Referring now to FIG. 1 wherein a simplified view of a PECVD reactor 10 for processing 200 mm wafers is shown. The precursor gases are introduced into the reactor 10 through a gas distribution plate (GDP) 14 and are pumped out through a pumping port 18. The GDP is separated from a grounded substrate chuck 12 by a gap, An RF power source 20 is connected to GDP 14 for establishing a plasma between GDP 14 and grounded substrate chuck 12. For practical purposes, all other parts of the reactor are grounded through a protective insulative coating or cover (not shown). Substrate 22 thus acquires a negative bias, whose value depends on the reactor geometry and plasma parameters. In a different embodiment, the RF power 20 can be connected to the substrate chuck 12 and the GDP 14 is grounded. Alternatively, more than one electrical power supply can be used. For instance, two power supplies can operate at the same RF frequency, or one may operate at a low frequency and one at a high. frequency. The two power supplies may be connected both to same electrode or to separate electrodes. Optionally, the RF power supply is pulsed on and off during film deposition.
Process variables controlled during deposition of low-k films are RF power, precursor gas and oxygen-providing gas mixture and flow rates, pressure in reactor, and substrate temperature. Optimization of these variables is well within the skill of those in the art. The factors of most importance are the wafer temperature during film growth, power density and pressure of the system, the gas flow rates, and the oxygen-providing gas to precursor gas flow rate ratio. The exact process conditions will vary depending on the type and design of the reactor used. Preferably, the temperature of the wafer or substrate during growth is from about 25° C. to about 500° C. The power density and pressure are preferably from about 0.02 W/cm2 to about 4 W/cm2 and about 5 mTorr to about 10 Torr, respectively. The gas flow rates will vary depending on the molecules used. Preferably, the individual gas flow rates are from about 5 sccm to about 600 sccm.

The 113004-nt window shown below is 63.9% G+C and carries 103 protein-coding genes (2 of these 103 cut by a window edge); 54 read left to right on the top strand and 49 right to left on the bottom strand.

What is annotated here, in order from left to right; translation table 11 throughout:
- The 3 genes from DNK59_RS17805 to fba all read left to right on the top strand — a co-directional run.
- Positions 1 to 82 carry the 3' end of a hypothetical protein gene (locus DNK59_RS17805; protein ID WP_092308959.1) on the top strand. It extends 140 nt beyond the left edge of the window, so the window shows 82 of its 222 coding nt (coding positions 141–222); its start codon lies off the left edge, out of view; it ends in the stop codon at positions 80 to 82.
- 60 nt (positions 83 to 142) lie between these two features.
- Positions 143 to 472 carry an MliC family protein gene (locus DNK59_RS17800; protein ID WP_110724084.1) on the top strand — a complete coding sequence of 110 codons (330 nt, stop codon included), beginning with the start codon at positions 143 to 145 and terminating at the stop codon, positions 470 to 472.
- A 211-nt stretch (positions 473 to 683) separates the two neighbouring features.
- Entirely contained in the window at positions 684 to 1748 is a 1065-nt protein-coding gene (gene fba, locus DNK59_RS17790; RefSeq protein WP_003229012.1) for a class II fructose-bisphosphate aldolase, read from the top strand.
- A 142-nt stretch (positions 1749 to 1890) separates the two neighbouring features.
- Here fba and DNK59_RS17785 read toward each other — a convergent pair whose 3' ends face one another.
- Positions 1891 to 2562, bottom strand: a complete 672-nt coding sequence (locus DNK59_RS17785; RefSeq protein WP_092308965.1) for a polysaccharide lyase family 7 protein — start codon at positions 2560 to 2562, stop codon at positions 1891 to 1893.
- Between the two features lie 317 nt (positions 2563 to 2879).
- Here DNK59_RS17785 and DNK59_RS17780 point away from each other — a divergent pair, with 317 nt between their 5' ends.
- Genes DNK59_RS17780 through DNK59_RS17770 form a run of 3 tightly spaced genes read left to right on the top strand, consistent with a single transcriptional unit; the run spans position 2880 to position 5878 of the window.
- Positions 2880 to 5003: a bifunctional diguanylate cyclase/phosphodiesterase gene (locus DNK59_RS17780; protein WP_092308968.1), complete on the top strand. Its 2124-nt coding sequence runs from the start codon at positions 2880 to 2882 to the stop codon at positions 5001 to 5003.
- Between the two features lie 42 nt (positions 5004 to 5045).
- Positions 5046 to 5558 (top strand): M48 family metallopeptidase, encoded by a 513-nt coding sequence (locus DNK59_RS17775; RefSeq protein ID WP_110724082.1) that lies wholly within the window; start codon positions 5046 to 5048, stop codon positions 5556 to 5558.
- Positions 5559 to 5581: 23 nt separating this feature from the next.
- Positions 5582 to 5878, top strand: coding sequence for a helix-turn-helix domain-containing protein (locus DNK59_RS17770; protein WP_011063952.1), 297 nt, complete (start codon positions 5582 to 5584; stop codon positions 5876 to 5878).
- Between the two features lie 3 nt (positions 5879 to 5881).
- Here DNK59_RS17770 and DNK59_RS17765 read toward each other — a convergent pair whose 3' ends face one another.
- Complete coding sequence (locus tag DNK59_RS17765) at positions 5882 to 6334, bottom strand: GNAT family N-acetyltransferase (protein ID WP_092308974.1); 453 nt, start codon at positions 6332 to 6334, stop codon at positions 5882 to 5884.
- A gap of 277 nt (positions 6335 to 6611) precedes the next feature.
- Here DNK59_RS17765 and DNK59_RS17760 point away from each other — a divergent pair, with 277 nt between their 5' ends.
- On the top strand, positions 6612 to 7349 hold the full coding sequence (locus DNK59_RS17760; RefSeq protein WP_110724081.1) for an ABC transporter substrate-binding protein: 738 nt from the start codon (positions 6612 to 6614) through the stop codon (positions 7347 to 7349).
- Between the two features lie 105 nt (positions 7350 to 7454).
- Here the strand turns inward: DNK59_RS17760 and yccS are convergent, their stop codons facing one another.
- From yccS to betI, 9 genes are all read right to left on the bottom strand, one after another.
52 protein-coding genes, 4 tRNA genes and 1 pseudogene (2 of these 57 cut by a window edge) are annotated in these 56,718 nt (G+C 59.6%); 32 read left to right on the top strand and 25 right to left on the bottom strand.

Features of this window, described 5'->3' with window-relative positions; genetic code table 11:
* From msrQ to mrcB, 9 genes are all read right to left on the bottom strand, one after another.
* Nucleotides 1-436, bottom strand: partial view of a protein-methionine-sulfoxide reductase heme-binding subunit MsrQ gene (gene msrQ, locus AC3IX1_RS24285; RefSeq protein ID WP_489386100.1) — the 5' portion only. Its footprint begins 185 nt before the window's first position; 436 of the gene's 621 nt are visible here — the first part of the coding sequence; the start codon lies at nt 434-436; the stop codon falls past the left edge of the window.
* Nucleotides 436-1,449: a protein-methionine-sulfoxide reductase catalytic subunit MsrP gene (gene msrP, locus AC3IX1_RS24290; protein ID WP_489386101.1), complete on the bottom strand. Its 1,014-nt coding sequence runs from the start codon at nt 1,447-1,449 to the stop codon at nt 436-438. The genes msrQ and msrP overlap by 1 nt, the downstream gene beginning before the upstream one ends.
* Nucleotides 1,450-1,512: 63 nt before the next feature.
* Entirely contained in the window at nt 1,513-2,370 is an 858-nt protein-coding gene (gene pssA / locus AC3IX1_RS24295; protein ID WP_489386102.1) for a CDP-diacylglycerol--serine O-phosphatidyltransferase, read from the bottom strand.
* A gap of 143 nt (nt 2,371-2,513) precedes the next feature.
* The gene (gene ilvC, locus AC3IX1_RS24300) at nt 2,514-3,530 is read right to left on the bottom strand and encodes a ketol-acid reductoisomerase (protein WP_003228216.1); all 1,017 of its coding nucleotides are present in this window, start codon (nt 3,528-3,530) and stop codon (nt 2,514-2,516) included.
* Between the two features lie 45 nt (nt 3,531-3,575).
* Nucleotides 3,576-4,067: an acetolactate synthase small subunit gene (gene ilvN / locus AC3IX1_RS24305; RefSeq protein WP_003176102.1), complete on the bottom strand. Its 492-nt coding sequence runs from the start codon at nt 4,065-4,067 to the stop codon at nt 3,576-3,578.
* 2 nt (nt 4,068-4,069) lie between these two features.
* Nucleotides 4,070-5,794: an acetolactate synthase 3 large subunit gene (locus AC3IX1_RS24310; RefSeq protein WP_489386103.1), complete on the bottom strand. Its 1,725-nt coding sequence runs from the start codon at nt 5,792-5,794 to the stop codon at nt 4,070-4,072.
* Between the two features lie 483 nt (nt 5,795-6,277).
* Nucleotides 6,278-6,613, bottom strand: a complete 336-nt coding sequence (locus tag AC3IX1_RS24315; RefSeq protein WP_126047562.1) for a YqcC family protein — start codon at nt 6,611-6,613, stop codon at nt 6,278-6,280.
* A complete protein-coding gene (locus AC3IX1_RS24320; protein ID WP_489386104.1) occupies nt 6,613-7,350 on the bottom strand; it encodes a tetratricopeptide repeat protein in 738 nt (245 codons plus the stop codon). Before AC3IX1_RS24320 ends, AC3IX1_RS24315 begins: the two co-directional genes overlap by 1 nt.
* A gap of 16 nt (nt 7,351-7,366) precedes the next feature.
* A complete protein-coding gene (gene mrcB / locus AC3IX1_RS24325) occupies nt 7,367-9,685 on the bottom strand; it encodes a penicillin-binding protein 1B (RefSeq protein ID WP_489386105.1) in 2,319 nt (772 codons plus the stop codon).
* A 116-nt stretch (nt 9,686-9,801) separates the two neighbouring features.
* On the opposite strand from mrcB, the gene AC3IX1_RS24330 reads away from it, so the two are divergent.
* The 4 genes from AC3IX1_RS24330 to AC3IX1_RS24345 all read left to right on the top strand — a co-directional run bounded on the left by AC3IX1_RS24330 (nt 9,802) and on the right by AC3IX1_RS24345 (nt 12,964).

In an exemplary embodiment, the plasma chamber includes a plasma source with a configuration such that the substrate electrode is grounded, and the excitation is at a power density in the range of about 0.1 W/cm2 to about 2.4 W/cm2. If the plasma source includes a configuration with the substrate electrode connected to the RF then this power would be much lower, preferably in the range of about 0.01 w/cm2 to about 1.0 w/cm2. The process conditions are strongly a function of the precursor gas employed and the design of the reactor. For example, in the case of a plasma system, low excitation power generally produces lower density films and higher powers produce more dense films. If the excitation power is too high, the film becomes SiO2-like and the dielectric constant becomes too high. If the excitation power is too low then the structural integrity of the films will be undesirably poor. Further, when the power is too low, or the plasma chemistry has not been properly determined, it is possible under some circumstances to create undesirable groups in the films. Under such conditions, peaks associated with Si—OH have been observed in the FTIR spectra and the dielectric constant is higher than desired.